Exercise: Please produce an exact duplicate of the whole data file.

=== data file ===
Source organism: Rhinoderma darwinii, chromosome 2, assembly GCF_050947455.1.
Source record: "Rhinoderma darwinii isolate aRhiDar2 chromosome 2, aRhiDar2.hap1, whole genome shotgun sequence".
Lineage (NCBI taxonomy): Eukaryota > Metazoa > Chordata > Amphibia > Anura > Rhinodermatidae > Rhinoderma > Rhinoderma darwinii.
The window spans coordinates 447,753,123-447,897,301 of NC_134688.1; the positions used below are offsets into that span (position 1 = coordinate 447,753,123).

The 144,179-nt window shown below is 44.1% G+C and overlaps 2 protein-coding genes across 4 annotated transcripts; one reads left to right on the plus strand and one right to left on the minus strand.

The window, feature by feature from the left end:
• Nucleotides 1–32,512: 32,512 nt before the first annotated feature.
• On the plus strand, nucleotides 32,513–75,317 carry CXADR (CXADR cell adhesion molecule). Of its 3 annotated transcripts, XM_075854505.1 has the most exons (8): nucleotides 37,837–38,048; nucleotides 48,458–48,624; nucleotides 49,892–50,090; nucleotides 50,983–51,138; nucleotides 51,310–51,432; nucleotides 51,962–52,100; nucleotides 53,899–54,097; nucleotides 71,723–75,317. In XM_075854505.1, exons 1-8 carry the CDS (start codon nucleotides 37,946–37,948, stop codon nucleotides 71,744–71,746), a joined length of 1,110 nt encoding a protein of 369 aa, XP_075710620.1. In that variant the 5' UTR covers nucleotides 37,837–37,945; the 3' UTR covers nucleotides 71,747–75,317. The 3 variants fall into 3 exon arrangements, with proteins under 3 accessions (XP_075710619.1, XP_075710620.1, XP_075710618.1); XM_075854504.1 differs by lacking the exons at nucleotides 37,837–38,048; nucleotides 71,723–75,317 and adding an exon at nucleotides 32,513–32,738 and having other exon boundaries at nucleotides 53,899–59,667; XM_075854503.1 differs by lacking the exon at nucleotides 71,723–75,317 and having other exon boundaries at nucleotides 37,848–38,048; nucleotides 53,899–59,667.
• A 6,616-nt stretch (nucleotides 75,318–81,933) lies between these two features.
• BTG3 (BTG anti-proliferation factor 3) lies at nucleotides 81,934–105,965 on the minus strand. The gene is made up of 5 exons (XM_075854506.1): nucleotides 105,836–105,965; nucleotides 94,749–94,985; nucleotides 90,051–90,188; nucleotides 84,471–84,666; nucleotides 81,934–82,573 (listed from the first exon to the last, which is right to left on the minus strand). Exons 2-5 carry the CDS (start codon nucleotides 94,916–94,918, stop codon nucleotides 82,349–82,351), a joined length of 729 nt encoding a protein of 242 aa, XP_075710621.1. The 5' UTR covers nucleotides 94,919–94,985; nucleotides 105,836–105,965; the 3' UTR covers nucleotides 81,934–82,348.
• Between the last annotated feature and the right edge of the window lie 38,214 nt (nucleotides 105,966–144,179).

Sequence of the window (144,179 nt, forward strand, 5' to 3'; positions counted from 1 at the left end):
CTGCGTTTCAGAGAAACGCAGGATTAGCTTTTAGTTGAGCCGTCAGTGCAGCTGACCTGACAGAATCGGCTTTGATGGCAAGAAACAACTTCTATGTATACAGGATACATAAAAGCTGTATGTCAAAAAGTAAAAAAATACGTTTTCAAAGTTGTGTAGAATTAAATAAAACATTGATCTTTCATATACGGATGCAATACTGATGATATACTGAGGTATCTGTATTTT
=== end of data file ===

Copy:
Source organism: Rhinoderma darwinii, chromosome 2, assembly GCF_050947455.1.
Source record: "Rhinoderma darwinii isolate aRhiDar2 chromosome 2, aRhiDar2.hap1, whole genome shotgun sequence".
Lineage (NCBI taxonomy): Eukaryota > Metazoa > Chordata > Amphibia > Anura > Rhinodermatidae > Rhinoderma > Rhinoderma darwinii.
The window spans coordinates 447,753,123-447,897,301 of NC_134688.1; the positions used below are offsets into that span (position 1 = coordinate 447,753,123).

The 144,179-nt window shown below is 44.1% G+C and overlaps 2 protein-coding genes across 4 annotated transcripts; one reads left to right on the plus strand and one right to left on the minus strand.

The window, feature by feature from the left end:
• Nucleotides 1–32,512: 32,512 nt before the first annotated feature.
• On the plus strand, nucleotides 32,513–75,317 carry CXADR (CXADR cell adhesion molecule). Of its 3 annotated transcripts, XM_075854505.1 has the most exons (8): nucleotides 37,837–38,048; nucleotides 48,458–48,624; nucleotides 49,892–50,090; nucleotides 50,983–51,138; nucleotides 51,310–51,432; nucleotides 51,962–52,100; nucleotides 53,899–54,097; nucleotides 71,723–75,317. In XM_075854505.1, exons 1-8 carry the CDS (start codon nucleotides 37,946–37,948, stop codon nucleotides 71,744–71,746), a joined length of 1,110 nt encoding a protein of 369 aa, XP_075710620.1. In that variant the 5' UTR covers nucleotides 37,837–37,945; the 3' UTR covers nucleotides 71,747–75,317. The 3 variants fall into 3 exon arrangements, with proteins under 3 accessions (XP_075710619.1, XP_075710620.1, XP_075710618.1); XM_075854504.1 differs by lacking the exons at nucleotides 37,837–38,048; nucleotides 71,723–75,317 and adding an exon at nucleotides 32,513–32,738 and having other exon boundaries at nucleotides 53,899–59,667; XM_075854503.1 differs by lacking the exon at nucleotides 71,723–75,317 and having other exon boundaries at nucleotides 37,848–38,048; nucleotides 53,899–59,667.
• A 6,616-nt stretch (nucleotides 75,318–81,933) lies between these two features.
• BTG3 (BTG anti-proliferation factor 3) lies at nucleotides 81,934–105,965 on the minus strand. The gene is made up of 5 exons (XM_075854506.1): nucleotides 105,836–105,965; nucleotides 94,749–94,985; nucleotides 90,051–90,188; nucleotides 84,471–84,666; nucleotides 81,934–82,573 (listed from the first exon to the last, which is right to left on the minus strand). Exons 2-5 carry the CDS (start codon nucleotides 94,916–94,918, stop codon nucleotides 82,349–82,351), a joined length of 729 nt encoding a protein of 242 aa, XP_075710621.1. The 5' UTR covers nucleotides 94,919–94,985; nucleotides 105,836–105,965; the 3' UTR covers nucleotides 81,934–82,348.
• Between the last annotated feature and the right edge of the window lie 38,214 nt (nucleotides 105,966–144,179).

Sequence of the window (144,179 nt, forward strand, 5' to 3'; positions counted from 1 at the left end):
CTGCGTTTCAGAGAAACGCAGGATTAGCTTTTAGTTGAGCCGTCAGTGCAGCTGACCTGACAGAATCGGCTTTGATGGCAAGAAACAACTTCTATGTATACAGGATACATAAAAGCTGTATGTCAAAAAGTAAAAAAATACGTTTTCAAAGTTGTGTAGAATTAAATAAAACATTGATCTTTCATATACGGATGCAATACTGATGATATACTGAGGTATCTGTATTTT